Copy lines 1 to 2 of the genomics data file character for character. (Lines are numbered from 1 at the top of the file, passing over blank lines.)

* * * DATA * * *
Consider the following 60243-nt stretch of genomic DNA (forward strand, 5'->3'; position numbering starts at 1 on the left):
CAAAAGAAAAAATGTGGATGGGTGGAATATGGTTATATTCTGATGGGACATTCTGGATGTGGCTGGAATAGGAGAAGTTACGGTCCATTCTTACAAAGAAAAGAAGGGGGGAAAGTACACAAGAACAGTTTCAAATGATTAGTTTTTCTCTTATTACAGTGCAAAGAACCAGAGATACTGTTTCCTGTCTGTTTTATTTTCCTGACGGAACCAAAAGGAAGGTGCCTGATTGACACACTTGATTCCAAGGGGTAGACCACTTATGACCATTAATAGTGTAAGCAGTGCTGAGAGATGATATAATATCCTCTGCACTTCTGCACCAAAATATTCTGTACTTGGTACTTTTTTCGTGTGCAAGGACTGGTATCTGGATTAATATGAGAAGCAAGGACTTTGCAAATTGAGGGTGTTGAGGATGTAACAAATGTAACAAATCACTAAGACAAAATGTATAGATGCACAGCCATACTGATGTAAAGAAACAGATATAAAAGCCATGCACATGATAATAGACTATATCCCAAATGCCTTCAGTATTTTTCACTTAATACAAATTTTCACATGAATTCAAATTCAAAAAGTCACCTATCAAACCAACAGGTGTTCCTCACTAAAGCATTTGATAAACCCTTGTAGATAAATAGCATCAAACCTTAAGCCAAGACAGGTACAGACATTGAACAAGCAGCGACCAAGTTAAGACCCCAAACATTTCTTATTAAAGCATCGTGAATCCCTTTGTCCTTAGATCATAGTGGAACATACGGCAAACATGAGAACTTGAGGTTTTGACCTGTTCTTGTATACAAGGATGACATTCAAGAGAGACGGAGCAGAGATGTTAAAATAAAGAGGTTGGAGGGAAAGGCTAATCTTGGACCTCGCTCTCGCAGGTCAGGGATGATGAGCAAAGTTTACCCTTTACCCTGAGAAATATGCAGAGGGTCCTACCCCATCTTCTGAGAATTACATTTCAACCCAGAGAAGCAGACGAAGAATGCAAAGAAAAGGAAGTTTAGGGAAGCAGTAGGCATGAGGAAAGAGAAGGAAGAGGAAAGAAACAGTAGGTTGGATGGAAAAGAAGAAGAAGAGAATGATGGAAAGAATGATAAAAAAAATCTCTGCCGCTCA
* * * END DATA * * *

Consider the following 60243-nt stretch of genomic DNA (forward strand, 5'->3'; position numbering starts at 1 on the left):
CAAAAGAAAAAATGTGGATGGGTGGAATATGGTTATATTCTGATGGGACATTCTGGATGTGGCTGGAATAGGAGAAGTTACGGTCCATTCTTACAAAGAAAAGAAGGGGGGAAAGTACACAAGAACAGTTTCAAATGATTAGTTTTTCTCTTATTACAGTGCAAAGAACCAGAGATACTGTTTCCTGTCTGTTTTATTTTCCTGACGGAACCAAAAGGAAGGTGCCTGATTGACACACTTGATTCCAAGGGGTAGACCACTTATGACCATTAATAGTGTAAGCAGTGCTGAGAGATGATATAATATCCTCTGCACTTCTGCACCAAAATATTCTGTACTTGGTACTTTTTTCGTGTGCAAGGACTGGTATCTGGATTAATATGAGAAGCAAGGACTTTGCAAATTGAGGGTGTTGAGGATGTAACAAATGTAACAAATCACTAAGACAAAATGTATAGATGCACAGCCATACTGATGTAAAGAAACAGATATAAAAGCCATGCACATGATAATAGACTATATCCCAAATGCCTTCAGTATTTTTCACTTAATACAAATTTTCACATGAATTCAAATTCAAAAAGTCACCTATCAAACCAACAGGTGTTCCTCACTAAAGCATTTGATAAACCCTTGTAGATAAATAGCATCAAACCTTAAGCCAAGACAGGTACAGACATTGAACAAGCAGCGACCAAGTTAAGACCCCAAACATTTCTTATTAAAGCATCGTGAATCCCTTTGTCCTTAGATCATAGTGGAACATACGGCAAACATGAGAACTTGAGGTTTTGACCTGTTCTTGTATACAAGGATGACATTCAAGAGAGACGGAGCAGAGATGTTAAAATAAAGAGGTTGGAGGGAAAGGCTAATCTTGGACCTCGCTCTCGCAGGTCAGGGATGATGAGCAAAGTTTACCCTTTACCCTGAGAAATATGCAGAGGGTCCTACCCCATCTTCTGAGAATTACATTTCAACCCAGAGAAGCAGACGAAGAATGCAAAGAAAAGGAAGTTTAGGGAAGCAGTAGGCATGAGGAAAGAGAAGGAAGAGGAAAGAAACAGTAGGTTGGATGGAAAAGAAGAAGAAGAGAATGATGGAAAGAATGATAAAAAAAATCTCTGCCGCTCA